United States District Court, E.D. Louisiana
ORDER AND REASONS
D. ENGELHARDT UNITED STATES DISTRICT JUDGE
the Court is Plaintiff's Motion to Remand (Rec. Doc. 15).
The Motion is opposed by two Defendants, Shell Oil Company
and Tennessee Gas Pipeline Company, LLC
("Defendants") (Rec. Doc. 23). For the reasons
stated herein, IT IS ORDERED that
Plaintiff's Motion to Remand is DENIED.
16, 2017, Plaintiff, Federico Lopez, filed the instant
lawsuit in the Civil District Court for the Parish of
Orleans, State of Louisiana, against fifteen defendants
seeking an award of damages for his alleged exposure to
asbestos between the years of 1973-1986. (See Rec.
Doc. 1-2, as amended by Rec. Doc. 30). Plaintiff alleges
that he was exposed to injurious levels of asbestos while he
was employed by Kellogg Brown & Root as a welder and
pipefitter at "numerous locations, " including
"premises/sites owned and/or operated by
Defendants." (Rec. Doc. 30 at p. 1). Plaintiff further
alleges that the asbestos exposure caused him to contract
malignant mesothelioma, which was diagnosed on or around May
18, 2017. (Rec. Doc. 30 at p. 4).
September 13, 2017, Defendants, Shell Oil Company and
Tennessee Gas Pipeline Company, LLC, removed the action,
invoking federal subject matter jurisdiction pursuant to the
Outer Continental Shelf Lands Act (“OCSLA”), 43
U.S.C. § 1349(b), and, alternatively, pursuant to
federal question jurisdiction, 28 U.S.C. §
1331. (See Rec. Doc. 1). Further,
Defendants contend that this Court has supplemental
jurisdiction over Plaintiff's claims against all other
defendants pursuant to 28 U.S.C. § 1367(a), "as
those claims are so related to the claims falling under this
Court's original jurisdiction such that they form part of
the same case or controversy." (Id. at p. 5).
Finally, Defendants assert that removal is timely because the
Notice of Removal was filed within thirty days of
Plaintiff's August 16, 2017 deposition, during which
Defendants first ascertained that Plaintiff's claims
against them arose out of, or were in connection with,
Defendants' operations on the Outer Continental Shelf
("OCS"), which involved the exploration,
development, and/or production of minerals. (Id.).
Plaintiff filed the instant Motion to Remand, seeking remand
on the basis that this Court lacks subject matter
jurisdiction. (Rec. Doc. 15). Plaintiff alleges that
Defendants have failed to carry their burden of showing that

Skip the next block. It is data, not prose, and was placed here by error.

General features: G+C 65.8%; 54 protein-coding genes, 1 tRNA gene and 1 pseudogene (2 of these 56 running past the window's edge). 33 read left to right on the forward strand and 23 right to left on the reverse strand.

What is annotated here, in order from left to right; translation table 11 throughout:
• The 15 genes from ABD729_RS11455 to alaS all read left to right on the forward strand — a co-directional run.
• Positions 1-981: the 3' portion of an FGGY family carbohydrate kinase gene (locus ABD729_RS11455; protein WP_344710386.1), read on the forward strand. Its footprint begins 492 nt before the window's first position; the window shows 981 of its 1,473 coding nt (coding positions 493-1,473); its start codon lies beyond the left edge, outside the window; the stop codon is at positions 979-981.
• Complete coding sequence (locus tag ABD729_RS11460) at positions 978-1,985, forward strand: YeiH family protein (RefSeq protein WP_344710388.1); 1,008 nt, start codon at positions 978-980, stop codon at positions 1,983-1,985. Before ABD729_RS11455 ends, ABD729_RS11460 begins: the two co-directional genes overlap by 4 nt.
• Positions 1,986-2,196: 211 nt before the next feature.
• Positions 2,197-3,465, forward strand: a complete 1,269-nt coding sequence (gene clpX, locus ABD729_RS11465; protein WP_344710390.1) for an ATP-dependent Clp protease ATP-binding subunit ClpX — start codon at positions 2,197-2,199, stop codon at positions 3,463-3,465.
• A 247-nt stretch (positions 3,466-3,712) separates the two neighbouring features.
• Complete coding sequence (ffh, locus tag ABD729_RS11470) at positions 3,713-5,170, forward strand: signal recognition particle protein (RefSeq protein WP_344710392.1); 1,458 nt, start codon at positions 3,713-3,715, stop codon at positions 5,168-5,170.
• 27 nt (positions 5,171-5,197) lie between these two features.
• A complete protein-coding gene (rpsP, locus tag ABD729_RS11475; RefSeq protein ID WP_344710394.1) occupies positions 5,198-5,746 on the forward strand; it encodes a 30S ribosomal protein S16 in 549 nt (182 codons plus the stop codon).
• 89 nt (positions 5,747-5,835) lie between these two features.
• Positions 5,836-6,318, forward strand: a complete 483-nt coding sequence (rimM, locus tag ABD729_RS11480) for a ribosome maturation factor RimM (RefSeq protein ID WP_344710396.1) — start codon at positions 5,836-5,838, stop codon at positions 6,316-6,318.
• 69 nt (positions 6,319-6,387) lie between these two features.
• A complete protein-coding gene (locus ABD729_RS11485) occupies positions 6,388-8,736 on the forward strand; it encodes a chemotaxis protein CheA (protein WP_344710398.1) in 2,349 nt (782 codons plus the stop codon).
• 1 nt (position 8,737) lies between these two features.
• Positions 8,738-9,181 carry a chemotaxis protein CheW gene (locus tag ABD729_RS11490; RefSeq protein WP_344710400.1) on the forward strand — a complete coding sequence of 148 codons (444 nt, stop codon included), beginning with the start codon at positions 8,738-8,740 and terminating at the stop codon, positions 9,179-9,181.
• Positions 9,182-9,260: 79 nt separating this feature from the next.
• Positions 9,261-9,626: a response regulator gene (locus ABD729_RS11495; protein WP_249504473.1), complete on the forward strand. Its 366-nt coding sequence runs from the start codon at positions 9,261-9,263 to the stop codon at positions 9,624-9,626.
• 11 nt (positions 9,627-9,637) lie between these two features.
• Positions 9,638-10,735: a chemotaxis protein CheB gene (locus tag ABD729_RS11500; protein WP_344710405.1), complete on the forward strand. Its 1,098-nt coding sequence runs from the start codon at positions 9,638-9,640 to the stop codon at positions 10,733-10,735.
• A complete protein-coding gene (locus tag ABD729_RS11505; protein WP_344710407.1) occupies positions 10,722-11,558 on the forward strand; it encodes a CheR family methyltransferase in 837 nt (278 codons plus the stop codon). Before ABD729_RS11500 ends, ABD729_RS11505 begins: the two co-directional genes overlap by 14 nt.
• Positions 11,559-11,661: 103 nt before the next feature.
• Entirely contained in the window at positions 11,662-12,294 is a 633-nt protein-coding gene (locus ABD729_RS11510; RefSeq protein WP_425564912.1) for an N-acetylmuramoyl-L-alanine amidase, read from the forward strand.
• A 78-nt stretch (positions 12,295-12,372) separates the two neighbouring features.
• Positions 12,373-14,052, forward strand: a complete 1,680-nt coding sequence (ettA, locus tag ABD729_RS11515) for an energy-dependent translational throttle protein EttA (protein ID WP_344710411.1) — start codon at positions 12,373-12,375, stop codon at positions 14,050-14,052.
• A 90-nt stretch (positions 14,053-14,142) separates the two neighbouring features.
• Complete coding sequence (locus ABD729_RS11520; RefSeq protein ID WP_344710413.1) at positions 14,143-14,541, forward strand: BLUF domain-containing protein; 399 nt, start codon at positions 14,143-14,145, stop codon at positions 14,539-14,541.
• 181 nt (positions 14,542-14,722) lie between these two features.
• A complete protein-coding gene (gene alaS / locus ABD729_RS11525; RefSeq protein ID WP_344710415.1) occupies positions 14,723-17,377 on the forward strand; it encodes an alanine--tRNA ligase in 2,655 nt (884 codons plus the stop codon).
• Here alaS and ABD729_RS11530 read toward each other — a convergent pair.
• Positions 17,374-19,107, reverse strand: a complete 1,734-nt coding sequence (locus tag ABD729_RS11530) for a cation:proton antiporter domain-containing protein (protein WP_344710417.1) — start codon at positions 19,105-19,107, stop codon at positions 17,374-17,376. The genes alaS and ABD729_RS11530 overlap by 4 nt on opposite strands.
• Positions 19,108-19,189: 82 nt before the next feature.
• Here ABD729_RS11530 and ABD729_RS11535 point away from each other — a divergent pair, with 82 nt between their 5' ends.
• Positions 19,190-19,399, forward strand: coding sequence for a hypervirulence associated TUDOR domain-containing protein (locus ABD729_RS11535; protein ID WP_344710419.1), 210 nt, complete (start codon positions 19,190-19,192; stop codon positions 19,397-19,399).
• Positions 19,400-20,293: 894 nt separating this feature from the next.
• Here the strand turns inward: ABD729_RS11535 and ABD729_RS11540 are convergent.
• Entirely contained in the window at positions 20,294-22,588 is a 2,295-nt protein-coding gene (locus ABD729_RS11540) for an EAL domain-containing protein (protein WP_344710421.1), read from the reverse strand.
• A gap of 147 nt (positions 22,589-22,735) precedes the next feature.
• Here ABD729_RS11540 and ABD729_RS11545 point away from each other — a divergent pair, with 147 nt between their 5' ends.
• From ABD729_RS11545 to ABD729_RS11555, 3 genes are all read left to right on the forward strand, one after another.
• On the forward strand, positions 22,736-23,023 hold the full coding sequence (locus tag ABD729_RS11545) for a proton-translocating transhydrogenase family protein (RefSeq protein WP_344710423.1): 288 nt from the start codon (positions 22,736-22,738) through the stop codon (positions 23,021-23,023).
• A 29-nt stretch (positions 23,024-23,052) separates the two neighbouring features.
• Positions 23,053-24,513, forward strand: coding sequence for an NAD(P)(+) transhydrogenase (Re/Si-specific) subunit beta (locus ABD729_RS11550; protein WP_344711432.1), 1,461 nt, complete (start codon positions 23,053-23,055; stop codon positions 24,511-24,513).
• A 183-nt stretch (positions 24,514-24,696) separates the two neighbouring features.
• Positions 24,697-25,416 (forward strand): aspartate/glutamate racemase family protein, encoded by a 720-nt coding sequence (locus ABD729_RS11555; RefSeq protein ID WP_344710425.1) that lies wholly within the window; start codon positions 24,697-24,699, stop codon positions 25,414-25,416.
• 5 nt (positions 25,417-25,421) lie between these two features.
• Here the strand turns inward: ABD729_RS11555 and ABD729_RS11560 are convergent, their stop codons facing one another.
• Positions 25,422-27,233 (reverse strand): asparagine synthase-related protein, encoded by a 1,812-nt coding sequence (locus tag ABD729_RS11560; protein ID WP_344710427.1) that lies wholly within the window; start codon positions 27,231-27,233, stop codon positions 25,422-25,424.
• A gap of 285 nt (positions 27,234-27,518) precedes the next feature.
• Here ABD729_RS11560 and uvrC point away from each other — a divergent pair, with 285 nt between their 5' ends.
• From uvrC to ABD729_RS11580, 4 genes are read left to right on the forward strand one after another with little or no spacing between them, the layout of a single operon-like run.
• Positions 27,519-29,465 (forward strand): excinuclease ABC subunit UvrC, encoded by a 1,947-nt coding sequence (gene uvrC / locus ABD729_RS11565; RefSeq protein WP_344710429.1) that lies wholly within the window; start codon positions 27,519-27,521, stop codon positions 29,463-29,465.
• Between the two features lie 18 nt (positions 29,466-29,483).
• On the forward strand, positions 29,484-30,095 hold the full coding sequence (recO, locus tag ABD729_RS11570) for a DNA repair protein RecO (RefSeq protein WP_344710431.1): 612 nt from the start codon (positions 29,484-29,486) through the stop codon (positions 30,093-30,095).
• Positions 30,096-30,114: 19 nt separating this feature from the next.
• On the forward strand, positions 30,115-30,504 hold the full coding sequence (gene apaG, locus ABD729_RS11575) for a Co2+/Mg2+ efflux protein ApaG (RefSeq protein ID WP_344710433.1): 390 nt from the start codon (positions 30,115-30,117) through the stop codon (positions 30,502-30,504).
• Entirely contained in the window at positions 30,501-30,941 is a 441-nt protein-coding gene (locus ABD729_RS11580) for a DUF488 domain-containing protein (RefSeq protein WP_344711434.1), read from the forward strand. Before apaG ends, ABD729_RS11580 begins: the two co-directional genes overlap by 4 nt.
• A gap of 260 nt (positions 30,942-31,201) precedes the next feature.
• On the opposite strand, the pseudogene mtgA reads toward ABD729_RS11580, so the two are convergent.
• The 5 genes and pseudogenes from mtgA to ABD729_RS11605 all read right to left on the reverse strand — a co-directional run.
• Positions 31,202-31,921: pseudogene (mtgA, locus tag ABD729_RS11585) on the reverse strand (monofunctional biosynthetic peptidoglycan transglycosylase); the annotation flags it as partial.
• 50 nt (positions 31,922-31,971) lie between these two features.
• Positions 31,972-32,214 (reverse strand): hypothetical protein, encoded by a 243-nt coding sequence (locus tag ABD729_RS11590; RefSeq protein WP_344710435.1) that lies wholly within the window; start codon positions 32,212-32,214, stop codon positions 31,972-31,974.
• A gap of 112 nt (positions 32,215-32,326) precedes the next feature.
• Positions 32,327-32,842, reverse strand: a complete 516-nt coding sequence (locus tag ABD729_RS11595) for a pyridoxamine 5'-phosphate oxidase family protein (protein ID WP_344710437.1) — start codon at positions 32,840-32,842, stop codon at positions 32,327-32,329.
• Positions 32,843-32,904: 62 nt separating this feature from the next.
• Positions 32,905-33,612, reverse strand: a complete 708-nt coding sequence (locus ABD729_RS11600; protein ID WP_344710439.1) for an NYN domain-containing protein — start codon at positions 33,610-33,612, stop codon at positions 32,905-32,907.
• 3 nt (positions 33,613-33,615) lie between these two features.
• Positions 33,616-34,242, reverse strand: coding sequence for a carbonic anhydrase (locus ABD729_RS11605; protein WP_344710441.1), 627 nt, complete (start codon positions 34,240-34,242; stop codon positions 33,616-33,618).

OCSLA, or any other basis for federal subject matter
jurisdiction, applies in this case. (Rec. Doc. 15-1 at p. 3).
Plaintiff denies that his injuries arose out of or in
connection with the exploration, development, or production
of minerals: "Rather, Plaintiff [alleges that he] was
exposed to asbestos in the course of building or repairing
platforms, not operating them, and Plaintiff was not
exploring, developing, or producing minerals when he was
exposed." (Id. at p. 5). Further, Plaintiff
asserts that OCSLA does not provide a basis for removal
because he alleged solely state law causes of action and did
not assert a cause of action under OCSLA. (Id. at p.
opposition, Defendants reject Plaintiff's arguments as
being "contrary to Fifth Circuit precedent." (Rec.
Doc. 23). Specifically, Defendants assert that the case was
properly removed on two separate grounds, 43 U.S.C. 1349
(OCSLA) and 28 U.S.C. 1331 (federal question). (Id.
at p. 4). While emphasizing the broad reach of OCSLA's
jurisdictional grant, Defendants contend that removal
jurisdiction exists under OCSLA because Plaintiff alleges
that he was exposed to asbestos while working to construct,
repair, maintain, and service OCS platforms, which qualifies
as operations on the OCS involved in the exploration or
production of minerals. (Id. at pp. 4-5). Defendants
assert that "but for those OCS operations, his
allegations would not exist;"thus, this Court has OCSLA
jurisdiction. (Id. at p. 13). Alternatively,
Defendants contend that this Court has federal question
jurisdiction under 28 U.S.C. 1331, in light of OCSLA's
choice of law provision, 43 U.S.C. §1333. Accordingly,
Defendants request that the Motion to Remand be denied.
LAW AND ANALYSIS
burden is on the removing party to establish federal subject
matter jurisdiction, who must prove it “by a
preponderance of the evidence.” Young v. United
States, 727 F.3d 444, 446 (5th Cir. 2013). OCSLA, 43
U.S.C. §1349(b), contains an independent grant of
original federal jurisdiction, which states, in pertinent
[T]he district courts of the United States shall have
jurisdiction of cases and controversies arising out of, or in
connection with . . . any operation conducted on the outer
Continental Shelf which involves exploration, development, or
production of the minerals, of the subsoil and seabed of the
outer Continental Shelf, or which involves rights to such
minerals. . . .
43 U.S.C. § 1349(b)(1).
Fifth Circuit has consistently interpreted this
jurisdictional grant broadly, utilizing a
“but-for” test in order to determine if a cause
of action arises under OCSLA. See In re Deepwater
Horizon, 745 F.3d 157, 163-64 (5th Cir. 2014);
Hufnagel v. Omega Serv. Indus., Inc., 182 F.3d 340,
350 (5th Cir. 1999); Tenn. Gas Pipeline v. Hous. Cas.
Ins. Co., 87 F.3d 150, 154 (5th Cir. 1996); EP
Operating Ltd. P'ship v. Placid Oil Co., 26 F.3d
563, 569 (5th Cir. 1994). Specifically, when assessing OCSLA
jurisdiction under 43 U.S.C. § 1349(b), federal courts
consider whether “(1) the activities that caused the
injury constituted an ‘operation' ‘conducted
on the outer Continental Shelf' that involved the
exploration and production of minerals, and (2) ...